Get to know your prospects by asking detailed questions until you’re fully aware of how you can help them. You can even do this ahead of time by researching your prospective customers via their social footprint as suggested above. By knowing a little more about your customer you can tailor your pitch to address specific objections or common, local interests. Then, you can present your pitch better, and prepare answers to any objections or questions your leads might bring up.
Sales strategies for retaining insurance customers
Your responsiveness is extremely important. Today's consumers are becoming increasingly expectant of immediate feedback.
How long does it take you to respond to customer calls or emails? If the answer is anything longer than 24 hours, you need to reevaluate and put more effort in to your response system. Sales is a quick-response business. If you aren’t replying to your customers in a short period of time, another salesperson will. With so many ways to connect to clients, you should ideally be in an "always on" mode. We're not saying you should be responding to emails at 3AM, that's up to you, but if a client has a fire or some other catastrophe, even a short "I'm working on it" note, will make all the difference come policy renewal time.
Map out their journey
Insurance customers are skeptical by nature. With a long history and years of conditioning, you're not going to change that perception, however, with the right insurance sales strategies, you can and break down that barrier quickly.
Encourage customers to let you guide them through a journey, not just a sale. If you’ve been selling auto insurance to a young professional since she first got her driver's license, ask her about her interest in an insurance roadmap, free of charge. Of course you'll pitch this to offer all the ways you can meet her needs, be it retirement planning, asset protection, and more. The thing here is that even though you may not offer some services, you probably know someone else who does. Create a conversation and a relationship, not just a sale.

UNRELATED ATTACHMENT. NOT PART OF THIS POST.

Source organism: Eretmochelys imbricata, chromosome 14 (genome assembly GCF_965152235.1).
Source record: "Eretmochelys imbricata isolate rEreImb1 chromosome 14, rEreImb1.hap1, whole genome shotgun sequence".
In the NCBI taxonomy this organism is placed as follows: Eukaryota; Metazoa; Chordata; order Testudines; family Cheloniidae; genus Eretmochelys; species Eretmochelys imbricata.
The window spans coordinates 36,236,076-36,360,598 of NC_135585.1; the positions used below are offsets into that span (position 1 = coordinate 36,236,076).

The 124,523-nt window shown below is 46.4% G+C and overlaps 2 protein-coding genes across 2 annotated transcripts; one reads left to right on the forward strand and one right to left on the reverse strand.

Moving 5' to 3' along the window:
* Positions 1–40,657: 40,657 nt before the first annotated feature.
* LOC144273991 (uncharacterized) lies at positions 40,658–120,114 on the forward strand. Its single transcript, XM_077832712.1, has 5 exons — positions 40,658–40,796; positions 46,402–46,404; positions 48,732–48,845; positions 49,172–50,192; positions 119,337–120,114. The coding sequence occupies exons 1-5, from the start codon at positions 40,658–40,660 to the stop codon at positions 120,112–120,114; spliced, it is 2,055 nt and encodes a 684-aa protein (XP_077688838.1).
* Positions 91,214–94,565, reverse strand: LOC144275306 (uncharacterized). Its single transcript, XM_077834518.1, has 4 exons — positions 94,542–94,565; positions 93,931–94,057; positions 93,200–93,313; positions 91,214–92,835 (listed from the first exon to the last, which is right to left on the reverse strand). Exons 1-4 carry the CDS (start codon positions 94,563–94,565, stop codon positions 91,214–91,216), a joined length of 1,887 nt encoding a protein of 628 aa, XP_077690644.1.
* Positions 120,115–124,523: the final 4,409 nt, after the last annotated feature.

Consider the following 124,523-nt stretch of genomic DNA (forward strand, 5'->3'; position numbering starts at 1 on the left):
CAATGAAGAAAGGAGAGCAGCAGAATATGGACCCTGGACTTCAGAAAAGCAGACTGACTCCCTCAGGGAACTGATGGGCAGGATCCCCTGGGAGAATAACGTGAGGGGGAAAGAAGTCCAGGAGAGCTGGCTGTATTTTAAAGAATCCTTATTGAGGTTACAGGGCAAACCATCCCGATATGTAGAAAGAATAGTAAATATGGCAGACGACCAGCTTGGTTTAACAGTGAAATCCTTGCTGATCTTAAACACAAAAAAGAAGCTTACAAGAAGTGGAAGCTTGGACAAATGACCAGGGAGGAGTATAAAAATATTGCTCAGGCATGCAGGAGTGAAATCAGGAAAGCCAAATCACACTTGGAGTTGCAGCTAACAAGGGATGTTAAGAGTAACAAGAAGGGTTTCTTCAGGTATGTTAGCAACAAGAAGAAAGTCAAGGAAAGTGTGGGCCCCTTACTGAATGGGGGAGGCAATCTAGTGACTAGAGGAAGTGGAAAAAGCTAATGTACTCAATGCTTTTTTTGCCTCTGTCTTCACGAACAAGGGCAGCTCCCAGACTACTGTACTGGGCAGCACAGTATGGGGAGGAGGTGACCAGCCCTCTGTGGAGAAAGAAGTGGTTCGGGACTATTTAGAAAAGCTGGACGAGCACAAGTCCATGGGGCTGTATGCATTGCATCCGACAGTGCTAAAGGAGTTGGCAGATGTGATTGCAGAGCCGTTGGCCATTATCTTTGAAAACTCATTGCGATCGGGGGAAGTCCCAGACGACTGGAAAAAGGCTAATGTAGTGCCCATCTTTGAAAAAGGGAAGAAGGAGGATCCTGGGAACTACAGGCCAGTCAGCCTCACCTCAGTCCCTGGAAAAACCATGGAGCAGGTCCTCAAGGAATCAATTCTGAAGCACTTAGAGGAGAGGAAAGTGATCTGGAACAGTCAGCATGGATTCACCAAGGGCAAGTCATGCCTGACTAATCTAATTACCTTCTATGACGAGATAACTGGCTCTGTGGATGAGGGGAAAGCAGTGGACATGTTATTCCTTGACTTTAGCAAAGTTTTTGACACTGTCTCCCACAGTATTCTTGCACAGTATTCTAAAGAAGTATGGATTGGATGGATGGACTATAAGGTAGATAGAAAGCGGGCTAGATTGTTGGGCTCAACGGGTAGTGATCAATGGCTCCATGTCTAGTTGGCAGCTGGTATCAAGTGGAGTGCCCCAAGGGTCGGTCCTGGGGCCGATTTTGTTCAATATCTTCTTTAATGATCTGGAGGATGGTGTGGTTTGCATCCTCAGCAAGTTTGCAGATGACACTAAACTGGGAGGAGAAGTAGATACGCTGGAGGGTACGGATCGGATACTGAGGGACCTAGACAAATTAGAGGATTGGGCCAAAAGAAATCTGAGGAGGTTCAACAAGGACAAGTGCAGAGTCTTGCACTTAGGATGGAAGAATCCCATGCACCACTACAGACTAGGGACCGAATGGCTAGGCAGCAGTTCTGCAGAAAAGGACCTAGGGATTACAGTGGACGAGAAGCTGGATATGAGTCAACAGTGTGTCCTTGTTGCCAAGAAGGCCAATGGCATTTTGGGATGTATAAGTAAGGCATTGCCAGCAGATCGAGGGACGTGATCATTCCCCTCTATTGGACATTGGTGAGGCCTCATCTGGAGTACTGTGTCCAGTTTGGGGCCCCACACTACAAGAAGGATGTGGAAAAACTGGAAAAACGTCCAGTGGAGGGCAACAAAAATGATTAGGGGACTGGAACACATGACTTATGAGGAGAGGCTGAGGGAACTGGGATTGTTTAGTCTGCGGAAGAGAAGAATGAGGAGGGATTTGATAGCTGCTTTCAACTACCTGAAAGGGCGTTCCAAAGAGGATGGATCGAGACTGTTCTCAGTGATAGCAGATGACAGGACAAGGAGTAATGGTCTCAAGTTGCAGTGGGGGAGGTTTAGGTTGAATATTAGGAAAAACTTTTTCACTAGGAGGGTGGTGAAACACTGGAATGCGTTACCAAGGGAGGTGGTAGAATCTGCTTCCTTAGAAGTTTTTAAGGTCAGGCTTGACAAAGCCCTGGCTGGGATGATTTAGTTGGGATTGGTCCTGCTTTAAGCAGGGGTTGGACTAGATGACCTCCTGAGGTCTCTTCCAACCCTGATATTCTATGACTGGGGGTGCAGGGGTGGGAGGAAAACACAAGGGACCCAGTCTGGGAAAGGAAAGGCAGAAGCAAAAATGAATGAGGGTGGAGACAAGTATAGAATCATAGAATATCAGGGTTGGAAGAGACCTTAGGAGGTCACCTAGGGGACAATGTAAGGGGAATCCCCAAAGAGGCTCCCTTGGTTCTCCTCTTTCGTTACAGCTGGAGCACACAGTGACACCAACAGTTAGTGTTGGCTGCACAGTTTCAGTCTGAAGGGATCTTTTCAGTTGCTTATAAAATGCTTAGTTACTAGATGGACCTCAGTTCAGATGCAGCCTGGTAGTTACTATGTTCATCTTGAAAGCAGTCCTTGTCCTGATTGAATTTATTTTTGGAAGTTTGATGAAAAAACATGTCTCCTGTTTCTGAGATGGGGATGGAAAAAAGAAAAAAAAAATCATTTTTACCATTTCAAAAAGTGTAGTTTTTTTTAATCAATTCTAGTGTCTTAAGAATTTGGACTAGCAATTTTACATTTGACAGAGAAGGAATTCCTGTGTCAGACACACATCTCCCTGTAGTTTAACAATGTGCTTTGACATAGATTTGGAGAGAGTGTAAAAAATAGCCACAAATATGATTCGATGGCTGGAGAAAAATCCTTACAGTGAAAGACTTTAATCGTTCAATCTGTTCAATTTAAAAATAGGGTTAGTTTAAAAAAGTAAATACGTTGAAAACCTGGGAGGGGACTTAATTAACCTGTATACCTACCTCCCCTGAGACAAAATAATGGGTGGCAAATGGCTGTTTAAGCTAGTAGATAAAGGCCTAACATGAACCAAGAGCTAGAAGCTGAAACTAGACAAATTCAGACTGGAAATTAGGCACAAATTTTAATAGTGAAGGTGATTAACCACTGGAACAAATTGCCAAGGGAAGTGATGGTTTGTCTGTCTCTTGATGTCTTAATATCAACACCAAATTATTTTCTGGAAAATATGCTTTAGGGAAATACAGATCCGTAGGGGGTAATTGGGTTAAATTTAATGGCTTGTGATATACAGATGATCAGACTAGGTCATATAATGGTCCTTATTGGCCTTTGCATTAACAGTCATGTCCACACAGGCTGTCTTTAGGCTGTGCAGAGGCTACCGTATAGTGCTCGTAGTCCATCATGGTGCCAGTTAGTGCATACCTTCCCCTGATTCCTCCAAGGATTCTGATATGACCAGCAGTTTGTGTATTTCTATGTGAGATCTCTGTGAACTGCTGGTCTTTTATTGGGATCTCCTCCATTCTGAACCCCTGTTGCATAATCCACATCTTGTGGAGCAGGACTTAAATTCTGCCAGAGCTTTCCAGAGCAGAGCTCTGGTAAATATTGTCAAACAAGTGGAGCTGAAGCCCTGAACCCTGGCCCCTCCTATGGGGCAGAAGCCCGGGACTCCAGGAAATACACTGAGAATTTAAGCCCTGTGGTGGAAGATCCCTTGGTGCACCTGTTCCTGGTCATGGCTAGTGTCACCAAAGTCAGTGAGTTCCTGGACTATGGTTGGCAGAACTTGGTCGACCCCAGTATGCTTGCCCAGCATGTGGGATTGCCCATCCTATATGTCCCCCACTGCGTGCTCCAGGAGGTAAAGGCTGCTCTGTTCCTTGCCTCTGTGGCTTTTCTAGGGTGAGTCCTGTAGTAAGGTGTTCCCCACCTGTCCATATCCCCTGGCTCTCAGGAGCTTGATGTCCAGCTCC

If you can map out a journey you’ll take with your customers, they’re bound to follow your path.
Stay in touch
One of the biggest mistakes salespeople often make after closing a deal is to move on to the next right away. Don’t fall off the face of the planet after you close. First, send a thank you letter for every deal that you finish, even if it’s a small annual renewal. If your clients feel that you’re making an effort when they don’t actively need you, they’ll consider you immediately when any immediate need arises.
Alert customers in advance
Find a better rate for your insurance customers ahead of time. Don’t make them ask for discounts. Research ways they can save money. People are getting tired of the special-prices-for-new-customers-only type of sales strategies. How about special pricing for loyal customers?
- Can you find your customers discounts throughout the year?
- Are you aware of any recent rate changes that could impact their policies?
- What data do you have that they might not have access to that would help support your reasoning?